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October 7, 2005

For More Information, Contact:
Hema Sareen Mohan at (650) 688-6384


SACRAMENTO – Governor Arnold Schwarzenegger announced today that he has signed SB 771, by State Senator Joe Simitian (D-Palo Alto), a bill to protect California’s coast and ocean by prohibiting the rapidly growing commercial shipping industry from dumping harmful substances into California’s water and air. 

SB 771 prohibits all commercial ships from dumping hazardous waste, sewage sludge, and oily bilge water, and bans them from incinerating garbage on board.  It also prohibits ships that have on-board sewage holding tanks from releasing treated sewage and gray water in state waters.

“I’m pleased that the Governor signed SB 771,” said Simitian. “Even as the shipping industry grows, it won’t be at the expense of our air and water quality.”

“The Governor has put an end to the old ways of dumping overboard in California,” said Teri Shore, Clean Vessels Campaign Director of Bluewater Network, which sponsored the bill.  “Even better news is that our state’s biggest shippers support this no-discharge law.”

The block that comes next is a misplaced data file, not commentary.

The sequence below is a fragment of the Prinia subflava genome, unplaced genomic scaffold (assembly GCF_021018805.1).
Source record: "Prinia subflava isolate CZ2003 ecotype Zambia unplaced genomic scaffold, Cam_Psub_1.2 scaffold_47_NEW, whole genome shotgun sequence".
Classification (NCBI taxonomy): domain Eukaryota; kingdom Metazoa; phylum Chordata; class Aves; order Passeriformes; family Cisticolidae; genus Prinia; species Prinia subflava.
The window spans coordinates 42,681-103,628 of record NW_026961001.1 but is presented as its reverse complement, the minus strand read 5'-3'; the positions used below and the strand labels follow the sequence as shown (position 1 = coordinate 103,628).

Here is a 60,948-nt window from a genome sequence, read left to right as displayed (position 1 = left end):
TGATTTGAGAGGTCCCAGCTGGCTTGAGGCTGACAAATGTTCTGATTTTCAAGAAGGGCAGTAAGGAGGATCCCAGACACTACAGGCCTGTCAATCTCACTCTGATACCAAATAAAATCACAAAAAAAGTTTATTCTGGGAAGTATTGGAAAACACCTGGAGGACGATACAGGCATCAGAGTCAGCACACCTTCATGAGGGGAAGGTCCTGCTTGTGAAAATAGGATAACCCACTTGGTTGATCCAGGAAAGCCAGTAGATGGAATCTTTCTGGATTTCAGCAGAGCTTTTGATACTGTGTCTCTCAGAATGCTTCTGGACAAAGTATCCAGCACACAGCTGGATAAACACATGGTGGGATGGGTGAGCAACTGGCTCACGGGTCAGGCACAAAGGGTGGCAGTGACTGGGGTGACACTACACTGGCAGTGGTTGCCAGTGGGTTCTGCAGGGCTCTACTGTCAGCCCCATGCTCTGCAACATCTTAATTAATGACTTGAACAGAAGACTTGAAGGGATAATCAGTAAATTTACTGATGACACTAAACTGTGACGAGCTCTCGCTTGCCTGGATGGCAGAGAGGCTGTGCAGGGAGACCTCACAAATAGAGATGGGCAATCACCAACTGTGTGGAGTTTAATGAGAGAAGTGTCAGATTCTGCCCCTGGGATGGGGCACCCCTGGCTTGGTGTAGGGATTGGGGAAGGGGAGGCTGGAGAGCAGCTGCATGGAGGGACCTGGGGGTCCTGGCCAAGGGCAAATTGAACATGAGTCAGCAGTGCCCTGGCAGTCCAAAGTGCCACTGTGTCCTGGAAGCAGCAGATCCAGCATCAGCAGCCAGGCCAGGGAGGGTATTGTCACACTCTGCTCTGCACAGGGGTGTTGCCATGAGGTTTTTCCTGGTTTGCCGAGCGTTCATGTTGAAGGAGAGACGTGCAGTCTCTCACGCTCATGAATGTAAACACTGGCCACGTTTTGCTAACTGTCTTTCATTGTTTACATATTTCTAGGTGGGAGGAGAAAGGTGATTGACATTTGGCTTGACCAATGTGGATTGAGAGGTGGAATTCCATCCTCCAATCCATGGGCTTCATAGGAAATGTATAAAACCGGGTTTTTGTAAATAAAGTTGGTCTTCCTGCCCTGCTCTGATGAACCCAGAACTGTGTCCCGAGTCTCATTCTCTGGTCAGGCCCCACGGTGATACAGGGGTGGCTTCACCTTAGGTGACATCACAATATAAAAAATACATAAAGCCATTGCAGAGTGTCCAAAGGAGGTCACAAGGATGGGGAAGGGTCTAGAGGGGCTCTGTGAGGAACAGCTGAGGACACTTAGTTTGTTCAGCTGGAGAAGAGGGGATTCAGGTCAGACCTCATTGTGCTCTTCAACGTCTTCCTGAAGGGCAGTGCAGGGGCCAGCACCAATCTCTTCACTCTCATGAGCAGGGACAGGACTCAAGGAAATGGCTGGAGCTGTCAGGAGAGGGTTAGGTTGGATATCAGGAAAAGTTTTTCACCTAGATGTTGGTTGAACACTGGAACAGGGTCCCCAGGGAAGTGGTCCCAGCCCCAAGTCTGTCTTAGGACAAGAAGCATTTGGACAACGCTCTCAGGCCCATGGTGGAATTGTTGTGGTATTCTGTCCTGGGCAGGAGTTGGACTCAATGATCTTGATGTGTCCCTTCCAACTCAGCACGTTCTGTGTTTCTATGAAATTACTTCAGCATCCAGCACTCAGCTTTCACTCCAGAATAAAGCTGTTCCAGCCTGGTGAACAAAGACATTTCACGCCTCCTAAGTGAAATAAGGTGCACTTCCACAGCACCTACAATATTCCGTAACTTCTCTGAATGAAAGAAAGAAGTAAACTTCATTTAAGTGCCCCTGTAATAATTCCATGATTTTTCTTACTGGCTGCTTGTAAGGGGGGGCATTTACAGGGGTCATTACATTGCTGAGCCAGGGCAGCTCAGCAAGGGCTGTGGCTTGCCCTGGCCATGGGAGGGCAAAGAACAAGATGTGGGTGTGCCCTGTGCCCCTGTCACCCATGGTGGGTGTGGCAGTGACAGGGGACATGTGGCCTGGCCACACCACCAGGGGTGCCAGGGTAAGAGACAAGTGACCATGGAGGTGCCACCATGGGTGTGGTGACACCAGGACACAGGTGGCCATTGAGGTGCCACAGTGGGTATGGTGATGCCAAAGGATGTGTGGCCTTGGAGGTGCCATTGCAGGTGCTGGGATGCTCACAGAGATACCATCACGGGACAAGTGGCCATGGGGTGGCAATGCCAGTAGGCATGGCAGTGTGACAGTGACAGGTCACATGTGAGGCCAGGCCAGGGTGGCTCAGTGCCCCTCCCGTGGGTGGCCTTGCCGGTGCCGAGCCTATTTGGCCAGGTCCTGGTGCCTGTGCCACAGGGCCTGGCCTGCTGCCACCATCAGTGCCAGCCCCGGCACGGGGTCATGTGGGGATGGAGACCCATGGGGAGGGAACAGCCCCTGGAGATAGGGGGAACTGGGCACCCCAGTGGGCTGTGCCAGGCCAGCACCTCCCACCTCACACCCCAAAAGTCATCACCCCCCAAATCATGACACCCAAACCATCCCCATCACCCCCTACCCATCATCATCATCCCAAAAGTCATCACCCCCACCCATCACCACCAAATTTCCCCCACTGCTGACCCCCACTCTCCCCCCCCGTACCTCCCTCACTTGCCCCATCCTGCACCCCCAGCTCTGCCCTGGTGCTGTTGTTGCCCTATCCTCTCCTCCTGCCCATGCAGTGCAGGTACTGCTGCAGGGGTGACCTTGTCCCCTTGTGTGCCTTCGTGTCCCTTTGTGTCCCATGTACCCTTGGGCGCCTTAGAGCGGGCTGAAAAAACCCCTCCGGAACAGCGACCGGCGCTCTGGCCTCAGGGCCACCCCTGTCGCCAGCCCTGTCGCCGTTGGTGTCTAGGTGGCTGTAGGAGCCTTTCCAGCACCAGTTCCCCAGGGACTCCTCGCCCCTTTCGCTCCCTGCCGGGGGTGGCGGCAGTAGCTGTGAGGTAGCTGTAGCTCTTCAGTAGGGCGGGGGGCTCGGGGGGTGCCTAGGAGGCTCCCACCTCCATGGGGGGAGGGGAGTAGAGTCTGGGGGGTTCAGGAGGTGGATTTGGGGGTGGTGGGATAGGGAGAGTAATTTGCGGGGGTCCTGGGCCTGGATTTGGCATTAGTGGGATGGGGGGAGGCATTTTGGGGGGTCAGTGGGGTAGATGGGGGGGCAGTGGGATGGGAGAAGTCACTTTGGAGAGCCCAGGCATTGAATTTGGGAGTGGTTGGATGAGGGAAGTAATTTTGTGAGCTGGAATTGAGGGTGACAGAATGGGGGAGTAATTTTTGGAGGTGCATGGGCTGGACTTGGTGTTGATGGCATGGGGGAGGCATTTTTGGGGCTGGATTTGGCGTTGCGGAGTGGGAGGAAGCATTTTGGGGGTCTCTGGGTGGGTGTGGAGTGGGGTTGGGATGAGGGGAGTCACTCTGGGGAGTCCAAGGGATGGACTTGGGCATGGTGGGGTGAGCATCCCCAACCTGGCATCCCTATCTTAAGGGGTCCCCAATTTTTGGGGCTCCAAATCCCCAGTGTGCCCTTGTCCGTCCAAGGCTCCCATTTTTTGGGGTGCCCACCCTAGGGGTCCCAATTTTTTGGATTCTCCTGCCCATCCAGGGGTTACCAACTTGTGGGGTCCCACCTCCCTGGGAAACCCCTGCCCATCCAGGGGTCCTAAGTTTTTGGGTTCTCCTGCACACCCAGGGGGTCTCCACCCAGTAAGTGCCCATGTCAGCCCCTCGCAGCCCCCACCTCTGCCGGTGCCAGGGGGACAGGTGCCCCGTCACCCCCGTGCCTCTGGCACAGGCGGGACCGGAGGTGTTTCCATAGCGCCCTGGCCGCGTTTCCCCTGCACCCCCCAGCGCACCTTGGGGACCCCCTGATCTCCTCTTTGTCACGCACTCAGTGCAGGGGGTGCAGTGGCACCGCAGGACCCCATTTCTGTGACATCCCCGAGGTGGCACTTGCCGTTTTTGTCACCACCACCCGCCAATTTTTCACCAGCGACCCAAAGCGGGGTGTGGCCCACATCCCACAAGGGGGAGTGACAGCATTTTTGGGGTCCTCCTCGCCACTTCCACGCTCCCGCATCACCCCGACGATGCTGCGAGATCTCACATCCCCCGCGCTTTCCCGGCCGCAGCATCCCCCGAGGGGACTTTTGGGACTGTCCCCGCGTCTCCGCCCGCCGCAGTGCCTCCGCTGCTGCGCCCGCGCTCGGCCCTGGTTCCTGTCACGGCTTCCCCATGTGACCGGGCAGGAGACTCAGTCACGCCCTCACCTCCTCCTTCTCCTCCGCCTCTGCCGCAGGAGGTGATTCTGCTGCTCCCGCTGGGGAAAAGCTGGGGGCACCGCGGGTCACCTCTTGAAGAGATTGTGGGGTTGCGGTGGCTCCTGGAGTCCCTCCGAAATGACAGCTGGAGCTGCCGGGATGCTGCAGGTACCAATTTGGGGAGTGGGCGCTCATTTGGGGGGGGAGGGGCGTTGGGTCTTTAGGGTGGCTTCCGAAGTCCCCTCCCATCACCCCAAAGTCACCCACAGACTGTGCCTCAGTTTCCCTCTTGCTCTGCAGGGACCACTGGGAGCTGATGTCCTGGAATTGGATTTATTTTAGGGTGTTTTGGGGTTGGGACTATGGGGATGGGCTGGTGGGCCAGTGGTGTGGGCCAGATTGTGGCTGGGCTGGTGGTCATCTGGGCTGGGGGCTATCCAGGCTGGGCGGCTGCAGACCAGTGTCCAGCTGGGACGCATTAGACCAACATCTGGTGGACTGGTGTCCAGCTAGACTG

SB 771 builds on Simitian’s other landmark measures, AB 471 and 2672, which were signed last year.  AB 471 prohibits cruise ships from incinerating garbage within three miles of the coastline.  AB 2672 bans the release of sewage into state waters.

“We commend the Governor for extending the ban on ocean dumping of wastes from cruise ships to all commercial ocean-going vessels,” said Tim Eichenberg, Director of the Pacific Regional Office of The Ocean Conservancy.  “Initiatives like this make California a leading force in ocean protection.”

SB 771 garnered support from environmental organizations such as the Sierra Club and the Natural Resources Defense Council; shipping companies such as Maersk, Inc. and Matson Navigation; and air and water districts throughout the state including the Santa Clara County Water District and the Bay Area Air Quality Management District.

Simitian added, “This measure is a win-win.  It allows the shipping industry to serve California while still protecting California’s coast.”